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Four Earthquakes Rattle‬ Northern ‪Oklahoma in 24 Hours

Fracking
Four Earthquakes Rattle‬ Northern ‪Oklahoma in 24 Hours
A 4.3 magnitude earthquake near Perry, Oklahoma on April 9. USGS

A 4.3 magnitude earthquake that rattled Northern Oklahoma early Monday morning was the fourth temblor to strike the region in the past 24 hours.

In fact, a dozen-plus earthquakes, ranging from magnitudes of 2.5 to 4.6, have been recorded in the Sooner State since Friday, according to the U.S. Geological Survey.


The U.S. Geological Survey recorded the latest quake at 5:22 a.m. local time near the city of Perry, Oklahoma. It's among the largest in the state so far this year and it woke people up as far away as Kansas City, according to the area's National Weather Service.

The 4.3 came less than an hour after a magnitude 3.3 (highlighted in blue below) struck in the same vicinity.

Magnitude 2.5+ earthquakes in Northern Oklahoma in one day. U.S. Geological Survey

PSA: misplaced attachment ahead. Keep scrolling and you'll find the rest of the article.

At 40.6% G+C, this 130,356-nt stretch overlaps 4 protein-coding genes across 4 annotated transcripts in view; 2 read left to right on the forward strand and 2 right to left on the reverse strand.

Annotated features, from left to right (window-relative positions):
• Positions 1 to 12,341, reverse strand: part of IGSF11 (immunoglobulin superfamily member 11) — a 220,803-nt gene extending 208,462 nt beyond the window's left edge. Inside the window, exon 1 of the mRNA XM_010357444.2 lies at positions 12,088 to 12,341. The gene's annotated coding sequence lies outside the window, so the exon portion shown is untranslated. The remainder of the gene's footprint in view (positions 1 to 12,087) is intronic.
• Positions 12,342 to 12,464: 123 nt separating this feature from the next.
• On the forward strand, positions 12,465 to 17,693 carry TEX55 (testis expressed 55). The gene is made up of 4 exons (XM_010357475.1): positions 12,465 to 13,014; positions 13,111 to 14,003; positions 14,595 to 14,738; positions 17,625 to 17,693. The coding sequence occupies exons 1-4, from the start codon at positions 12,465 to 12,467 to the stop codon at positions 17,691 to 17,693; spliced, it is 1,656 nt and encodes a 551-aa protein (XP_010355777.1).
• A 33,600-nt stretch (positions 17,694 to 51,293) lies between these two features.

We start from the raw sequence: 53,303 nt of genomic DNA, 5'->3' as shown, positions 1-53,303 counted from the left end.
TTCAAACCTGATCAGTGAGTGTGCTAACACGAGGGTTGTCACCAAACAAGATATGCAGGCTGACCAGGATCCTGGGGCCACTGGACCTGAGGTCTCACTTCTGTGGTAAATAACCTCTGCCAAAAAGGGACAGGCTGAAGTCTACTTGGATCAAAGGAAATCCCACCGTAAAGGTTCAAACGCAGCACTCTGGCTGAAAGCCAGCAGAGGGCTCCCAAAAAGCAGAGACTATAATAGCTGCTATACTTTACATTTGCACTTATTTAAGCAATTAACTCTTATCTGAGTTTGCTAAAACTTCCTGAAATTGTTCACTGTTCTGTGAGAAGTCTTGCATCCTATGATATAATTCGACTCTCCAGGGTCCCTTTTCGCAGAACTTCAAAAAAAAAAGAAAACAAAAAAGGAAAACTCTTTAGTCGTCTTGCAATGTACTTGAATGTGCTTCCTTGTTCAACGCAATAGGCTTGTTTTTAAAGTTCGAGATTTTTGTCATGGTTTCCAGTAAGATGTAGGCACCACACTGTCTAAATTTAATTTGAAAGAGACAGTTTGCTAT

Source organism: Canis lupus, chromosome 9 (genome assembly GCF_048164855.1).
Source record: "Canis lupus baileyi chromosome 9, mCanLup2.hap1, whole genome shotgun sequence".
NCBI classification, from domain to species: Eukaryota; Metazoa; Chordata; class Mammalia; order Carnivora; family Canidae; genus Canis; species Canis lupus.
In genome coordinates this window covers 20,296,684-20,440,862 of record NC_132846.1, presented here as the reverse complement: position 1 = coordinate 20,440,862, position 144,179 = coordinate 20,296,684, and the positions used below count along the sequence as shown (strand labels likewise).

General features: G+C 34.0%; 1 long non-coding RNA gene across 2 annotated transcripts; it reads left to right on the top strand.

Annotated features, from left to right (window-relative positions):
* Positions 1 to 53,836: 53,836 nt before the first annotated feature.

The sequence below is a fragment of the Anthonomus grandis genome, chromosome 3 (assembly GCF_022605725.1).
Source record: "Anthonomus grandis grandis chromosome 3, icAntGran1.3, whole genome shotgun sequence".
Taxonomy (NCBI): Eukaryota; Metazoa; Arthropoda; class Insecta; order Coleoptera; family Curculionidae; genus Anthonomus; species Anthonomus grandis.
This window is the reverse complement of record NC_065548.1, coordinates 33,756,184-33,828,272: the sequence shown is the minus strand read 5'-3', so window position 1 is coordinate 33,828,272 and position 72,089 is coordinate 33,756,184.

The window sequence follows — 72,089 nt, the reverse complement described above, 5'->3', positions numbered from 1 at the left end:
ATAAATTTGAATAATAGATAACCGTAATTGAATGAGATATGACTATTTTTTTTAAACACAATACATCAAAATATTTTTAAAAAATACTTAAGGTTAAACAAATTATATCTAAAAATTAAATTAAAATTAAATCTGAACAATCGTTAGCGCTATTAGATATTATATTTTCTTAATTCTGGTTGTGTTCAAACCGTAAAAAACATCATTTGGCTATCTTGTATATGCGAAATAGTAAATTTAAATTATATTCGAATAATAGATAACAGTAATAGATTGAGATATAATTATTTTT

The threshold for damage starts around 4.0. A tremor at that magnitude feels like a heavy truck striking a building.

Mike Honigsberg, the emergency management director for the city of Enid and Garfield County, said there are no immediate reports of injury and he is asking residents to submit damage reports to him.

The alarming flurry of earthquakes shaking Oklahoma in recent years has been tied to the large volume of fracking wastewater dumped into the state's injection wells.

State regulators have directed oil and gas producers in the state to close wells or reduce injection volumes. The regulations have worked to a certain degree. While Oklahoma has dropped from two earthquakes per day to fewer than one per day, some of the post-regulatory quakes have been large and damaging.

Two big ones happened in 2016: the 5.0 magnitude earthquake that struck Cushing, one of the largest oil hubs in the world, and a 5.8 that hit near Pawnee, the largest ever recorded in the state.

On Saturday, the Oklahoma Corporation Commission forced oil and gas producer M M Energy Inc to reduce operations on a disposal well in the Perry area.

A grim new assessment of the world's flora and fungi has found that two-fifths of its species are at risk of extinction as humans encroach on the natural world, as The Guardian reported. That puts the number of species at risk near 140,000.

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